Any player can walk into a mall sporting goods shop and pick up the basic essentials for weekend warrior competition, but manufacturers are upping their games with more sophisticated design and higher end materials to offer more advanced – and more expensive – fitness and sports gear.
CraveOnline snagged a few samples to see what it’s like to play very average sports for greater than average money.
Ogio Golf Bags: The folks that bring you backpacks and bags for most every kind of toting you might face during the course of your work or play day designed a golf bag that essentially weighs less than your pitching wedge.
We had a look at the Ogio Velocity, Edge and Ozone set-ups and found one thing to be in common for each design. They’re ultralight and made from a combination of high-tech alloys and what Ogio calls “lightweight hex rip stop material.”
The motivation behind the design is to eliminate the burden of the bag from golfer’s course carry along. They can’t control the weight of your clubs or how much other paraphernalia you might bring along, but Ogio makes sure their bags are the lightest options on the market while maintaining durability and multi-functional utility.
Easton Softball Bats: There’s a reason why aluminum and related metal alloy bats remain in the realms of softball and amateur baseball. They’re being made so well with so much engineering devoted to maximum power at the impact point that they would literally become deadly weapons in the hands of professional hitters.
Case on point, the current line of bats metal alloy bats from Easton. These composite bats range in price from around $300 for the Easton Stealth to around $70 for the Easton Reflex. We hit the cages for some batting practice and felt first hand how the composite tensile strength mixes with the light weight to turn a lot of pop-ups into fence climbers.
But, be forewarned. In some cases, these advanced materials and powerful results can make some of these bat designs illegal in your local league. Check the rules before you bring a ringer bat to the diamond.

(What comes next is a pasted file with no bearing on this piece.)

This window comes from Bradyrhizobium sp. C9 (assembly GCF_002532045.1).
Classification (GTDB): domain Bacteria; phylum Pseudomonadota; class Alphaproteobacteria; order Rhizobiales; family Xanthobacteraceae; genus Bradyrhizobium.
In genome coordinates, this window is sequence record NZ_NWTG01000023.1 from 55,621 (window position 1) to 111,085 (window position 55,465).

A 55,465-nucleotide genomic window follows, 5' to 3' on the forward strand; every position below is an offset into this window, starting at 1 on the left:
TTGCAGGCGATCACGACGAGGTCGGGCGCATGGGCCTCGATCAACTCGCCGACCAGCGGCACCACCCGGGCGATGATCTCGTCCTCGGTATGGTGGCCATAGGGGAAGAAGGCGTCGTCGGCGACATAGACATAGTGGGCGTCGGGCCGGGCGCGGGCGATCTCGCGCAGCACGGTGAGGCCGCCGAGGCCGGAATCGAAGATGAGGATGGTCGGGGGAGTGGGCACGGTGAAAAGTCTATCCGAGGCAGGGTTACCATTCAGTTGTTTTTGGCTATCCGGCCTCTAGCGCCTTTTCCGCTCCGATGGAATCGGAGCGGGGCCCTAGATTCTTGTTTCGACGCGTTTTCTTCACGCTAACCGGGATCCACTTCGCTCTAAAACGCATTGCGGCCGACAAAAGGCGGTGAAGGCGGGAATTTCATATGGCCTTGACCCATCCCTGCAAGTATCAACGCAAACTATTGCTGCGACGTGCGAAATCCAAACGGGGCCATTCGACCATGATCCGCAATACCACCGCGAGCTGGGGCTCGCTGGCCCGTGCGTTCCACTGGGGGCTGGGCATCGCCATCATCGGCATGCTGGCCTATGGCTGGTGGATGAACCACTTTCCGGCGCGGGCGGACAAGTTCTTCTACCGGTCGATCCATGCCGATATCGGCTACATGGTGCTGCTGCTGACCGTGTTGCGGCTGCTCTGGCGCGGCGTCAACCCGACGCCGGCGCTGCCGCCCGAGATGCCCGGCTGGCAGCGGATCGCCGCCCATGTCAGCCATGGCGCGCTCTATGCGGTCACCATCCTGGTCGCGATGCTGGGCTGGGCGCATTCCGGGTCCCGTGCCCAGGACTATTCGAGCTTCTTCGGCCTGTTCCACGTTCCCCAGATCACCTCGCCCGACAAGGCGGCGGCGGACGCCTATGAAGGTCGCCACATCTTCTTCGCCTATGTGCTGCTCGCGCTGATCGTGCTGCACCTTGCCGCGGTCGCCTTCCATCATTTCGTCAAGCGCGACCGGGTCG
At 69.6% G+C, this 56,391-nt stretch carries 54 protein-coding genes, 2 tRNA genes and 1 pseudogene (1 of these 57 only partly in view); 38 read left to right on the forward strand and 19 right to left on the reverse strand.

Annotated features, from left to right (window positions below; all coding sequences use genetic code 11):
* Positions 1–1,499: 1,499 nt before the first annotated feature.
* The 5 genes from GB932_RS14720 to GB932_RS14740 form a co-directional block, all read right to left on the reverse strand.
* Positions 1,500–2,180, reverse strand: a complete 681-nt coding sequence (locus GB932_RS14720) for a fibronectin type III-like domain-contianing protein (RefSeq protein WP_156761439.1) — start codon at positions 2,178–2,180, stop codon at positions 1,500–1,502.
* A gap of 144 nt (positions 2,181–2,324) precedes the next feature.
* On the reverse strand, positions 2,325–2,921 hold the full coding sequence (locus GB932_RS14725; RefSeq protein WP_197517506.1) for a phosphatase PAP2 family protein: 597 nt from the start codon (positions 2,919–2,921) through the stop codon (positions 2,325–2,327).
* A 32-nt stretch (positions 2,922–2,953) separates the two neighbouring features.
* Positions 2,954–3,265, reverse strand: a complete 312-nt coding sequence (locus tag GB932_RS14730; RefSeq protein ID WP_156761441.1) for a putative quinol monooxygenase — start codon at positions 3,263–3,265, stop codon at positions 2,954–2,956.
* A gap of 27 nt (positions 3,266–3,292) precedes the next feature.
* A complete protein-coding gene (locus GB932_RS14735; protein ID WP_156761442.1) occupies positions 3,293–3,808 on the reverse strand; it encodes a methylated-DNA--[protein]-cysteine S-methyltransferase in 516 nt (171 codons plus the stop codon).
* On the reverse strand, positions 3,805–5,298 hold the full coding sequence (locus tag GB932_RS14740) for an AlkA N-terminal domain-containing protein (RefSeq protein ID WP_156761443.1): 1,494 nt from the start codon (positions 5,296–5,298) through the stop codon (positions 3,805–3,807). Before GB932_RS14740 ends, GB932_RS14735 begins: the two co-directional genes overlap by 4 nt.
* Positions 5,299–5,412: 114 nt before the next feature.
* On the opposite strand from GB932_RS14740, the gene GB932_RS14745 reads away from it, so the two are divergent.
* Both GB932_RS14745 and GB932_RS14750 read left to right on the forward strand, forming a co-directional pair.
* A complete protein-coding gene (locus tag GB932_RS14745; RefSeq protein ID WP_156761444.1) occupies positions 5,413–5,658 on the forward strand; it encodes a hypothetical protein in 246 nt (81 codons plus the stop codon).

Powerplate: The most expensive piece of kit here is also the most high-tech. In fact, it’s so out there that the science behind is still open for debate. It’s name sounds abut like something you’d set your phone down on to charge while eating – or a competitor for the George Foreman Grill – but a slew of fitness experts and movie stars working hard to say in big screen shape swear by it.
Whatever the product variation, the Powerplate is a platform large enough for a full-grown adult to stand on comfortably and securely. That platform vibrates at a extremely high speed – fast enough to send a teeth rattling charge through said adult.
The user can conduct a weightlifting, pilates or cardio routine on the Powerplate. Its adjustable vibration speed sends its extra kinetic energy into the user’s working muscles, increasing flexibility while also accelerating fatigue. That combination theoretically intensifies the workout, increasing efficiency and doubling the speed of results.
The science emerged when residents of the International Space Station returned with muscle and bone density problems following longterm stays in orbit. By conducting their therapy exercises under similar vibration upon return to Earth, muscle tissue recovered faster. Still some doctors and researchers say it’s all a gimmick.
Mark Wahlberg, Clint Eastwood, Joanna Krupa and Sting all swear by Powerplate, but we had to try one out to see if all that shaking makes a difference. While this reporter can’t attest to the longterm benefits of the device, there’s no question it makes a difference on your joints during a workout by increasing flexibility. I sport two rebuilt knees from years playing football and basketball, but I did the deepest unaided squat reps I’ve done in years.
But, quicker and more effective workouts come with a price. The Powerplate ranges from $2,600 to $4,700 for personal models.